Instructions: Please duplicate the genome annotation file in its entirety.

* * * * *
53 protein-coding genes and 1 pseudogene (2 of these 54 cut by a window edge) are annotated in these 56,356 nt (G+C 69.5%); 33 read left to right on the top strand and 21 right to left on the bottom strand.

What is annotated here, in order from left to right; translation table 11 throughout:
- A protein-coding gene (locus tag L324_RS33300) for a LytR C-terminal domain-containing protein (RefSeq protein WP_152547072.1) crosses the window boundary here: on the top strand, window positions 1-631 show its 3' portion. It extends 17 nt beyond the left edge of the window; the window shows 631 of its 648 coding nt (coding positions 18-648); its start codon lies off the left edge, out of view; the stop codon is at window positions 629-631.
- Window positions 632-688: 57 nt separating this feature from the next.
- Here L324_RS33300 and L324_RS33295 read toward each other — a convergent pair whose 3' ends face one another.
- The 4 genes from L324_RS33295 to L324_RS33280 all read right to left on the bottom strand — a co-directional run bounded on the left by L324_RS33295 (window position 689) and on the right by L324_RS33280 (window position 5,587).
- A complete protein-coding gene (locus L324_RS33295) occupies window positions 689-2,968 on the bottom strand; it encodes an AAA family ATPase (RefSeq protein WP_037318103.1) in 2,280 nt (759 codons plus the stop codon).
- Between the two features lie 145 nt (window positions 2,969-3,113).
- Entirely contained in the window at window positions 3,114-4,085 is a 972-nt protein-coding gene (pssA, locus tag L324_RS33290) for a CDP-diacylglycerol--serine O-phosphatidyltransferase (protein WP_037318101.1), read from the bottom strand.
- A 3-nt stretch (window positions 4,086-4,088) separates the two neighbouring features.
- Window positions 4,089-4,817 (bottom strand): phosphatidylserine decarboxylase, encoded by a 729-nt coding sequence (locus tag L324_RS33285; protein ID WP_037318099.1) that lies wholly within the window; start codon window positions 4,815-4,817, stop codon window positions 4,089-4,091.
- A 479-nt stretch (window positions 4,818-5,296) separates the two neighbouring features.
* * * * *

53 protein-coding genes and 1 pseudogene (2 of these 54 cut by a window edge) are annotated in these 56,356 nt (G+C 69.5%); 33 read left to right on the top strand and 21 right to left on the bottom strand.

What is annotated here, in order from left to right; translation table 11 throughout:
- A protein-coding gene (locus tag L324_RS33300) for a LytR C-terminal domain-containing protein (RefSeq protein WP_152547072.1) crosses the window boundary here: on the top strand, window positions 1-631 show its 3' portion. It extends 17 nt beyond the left edge of the window; the window shows 631 of its 648 coding nt (coding positions 18-648); its start codon lies off the left edge, out of view; the stop codon is at window positions 629-631.
- Window positions 632-688: 57 nt separating this feature from the next.
- Here L324_RS33300 and L324_RS33295 read toward each other — a convergent pair whose 3' ends face one another.
- The 4 genes from L324_RS33295 to L324_RS33280 all read right to left on the bottom strand — a co-directional run bounded on the left by L324_RS33295 (window position 689) and on the right by L324_RS33280 (window position 5,587).
- A complete protein-coding gene (locus L324_RS33295) occupies window positions 689-2,968 on the bottom strand; it encodes an AAA family ATPase (RefSeq protein WP_037318103.1) in 2,280 nt (759 codons plus the stop codon).
- Between the two features lie 145 nt (window positions 2,969-3,113).
- Entirely contained in the window at window positions 3,114-4,085 is a 972-nt protein-coding gene (pssA, locus tag L324_RS33290) for a CDP-diacylglycerol--serine O-phosphatidyltransferase (protein WP_037318101.1), read from the bottom strand.
- A 3-nt stretch (window positions 4,086-4,088) separates the two neighbouring features.
- Window positions 4,089-4,817 (bottom strand): phosphatidylserine decarboxylase, encoded by a 729-nt coding sequence (locus tag L324_RS33285; protein ID WP_037318099.1) that lies wholly within the window; start codon window positions 4,815-4,817, stop codon window positions 4,089-4,091.
- A 479-nt stretch (window positions 4,818-5,296) separates the two neighbouring features.